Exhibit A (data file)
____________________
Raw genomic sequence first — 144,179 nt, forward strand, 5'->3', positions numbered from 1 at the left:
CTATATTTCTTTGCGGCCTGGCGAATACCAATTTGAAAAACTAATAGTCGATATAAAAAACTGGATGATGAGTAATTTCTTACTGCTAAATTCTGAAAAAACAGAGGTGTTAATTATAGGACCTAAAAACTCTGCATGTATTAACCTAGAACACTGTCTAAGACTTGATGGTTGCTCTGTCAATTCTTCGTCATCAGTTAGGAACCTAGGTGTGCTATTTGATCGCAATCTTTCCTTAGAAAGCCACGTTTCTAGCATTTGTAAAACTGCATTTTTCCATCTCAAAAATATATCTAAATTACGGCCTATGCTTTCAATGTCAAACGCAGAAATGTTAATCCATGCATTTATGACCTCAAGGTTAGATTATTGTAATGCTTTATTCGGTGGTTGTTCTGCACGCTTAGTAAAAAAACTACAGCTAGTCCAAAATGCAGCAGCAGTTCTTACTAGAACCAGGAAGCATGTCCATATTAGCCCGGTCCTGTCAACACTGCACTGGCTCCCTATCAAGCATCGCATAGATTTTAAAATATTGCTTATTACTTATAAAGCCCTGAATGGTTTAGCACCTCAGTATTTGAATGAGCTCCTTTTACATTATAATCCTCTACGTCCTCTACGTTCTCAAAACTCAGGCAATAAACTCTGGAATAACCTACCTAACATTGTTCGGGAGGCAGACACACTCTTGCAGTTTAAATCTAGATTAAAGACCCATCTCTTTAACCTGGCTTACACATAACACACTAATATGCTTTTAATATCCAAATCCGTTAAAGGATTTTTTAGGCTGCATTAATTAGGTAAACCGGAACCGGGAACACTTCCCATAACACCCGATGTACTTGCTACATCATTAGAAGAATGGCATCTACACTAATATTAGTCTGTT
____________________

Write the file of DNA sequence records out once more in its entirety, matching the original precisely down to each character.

Raw genomic sequence first — 144,179 nt, forward strand, 5'->3', positions numbered from 1 at the left:
CTATATTTCTTTGCGGCCTGGCGAATACCAATTTGAAAAACTAATAGTCGATATAAAAAACTGGATGATGAGTAATTTCTTACTGCTAAATTCTGAAAAAACAGAGGTGTTAATTATAGGACCTAAAAACTCTGCATGTATTAACCTAGAACACTGTCTAAGACTTGATGGTTGCTCTGTCAATTCTTCGTCATCAGTTAGGAACCTAGGTGTGCTATTTGATCGCAATCTTTCCTTAGAAAGCCACGTTTCTAGCATTTGTAAAACTGCATTTTTCCATCTCAAAAATATATCTAAATTACGGCCTATGCTTTCAATGTCAAACGCAGAAATGTTAATCCATGCATTTATGACCTCAAGGTTAGATTATTGTAATGCTTTATTCGGTGGTTGTTCTGCACGCTTAGTAAAAAAACTACAGCTAGTCCAAAATGCAGCAGCAGTTCTTACTAGAACCAGGAAGCATGTCCATATTAGCCCGGTCCTGTCAACACTGCACTGGCTCCCTATCAAGCATCGCATAGATTTTAAAATATTGCTTATTACTTATAAAGCCCTGAATGGTTTAGCACCTCAGTATTTGAATGAGCTCCTTTTACATTATAATCCTCTACGTCCTCTACGTTCTCAAAACTCAGGCAATAAACTCTGGAATAACCTACCTAACATTGTTCGGGAGGCAGACACACTCTTGCAGTTTAAATCTAGATTAAAGACCCATCTCTTTAACCTGGCTTACACATAACACACTAATATGCTTTTAATATCCAAATCCGTTAAAGGATTTTTTAGGCTGCATTAATTAGGTAAACCGGAACCGGGAACACTTCCCATAACACCCGATGTACTTGCTACATCATTAGAAGAATGGCATCTACACTAATATTAGTCTGTT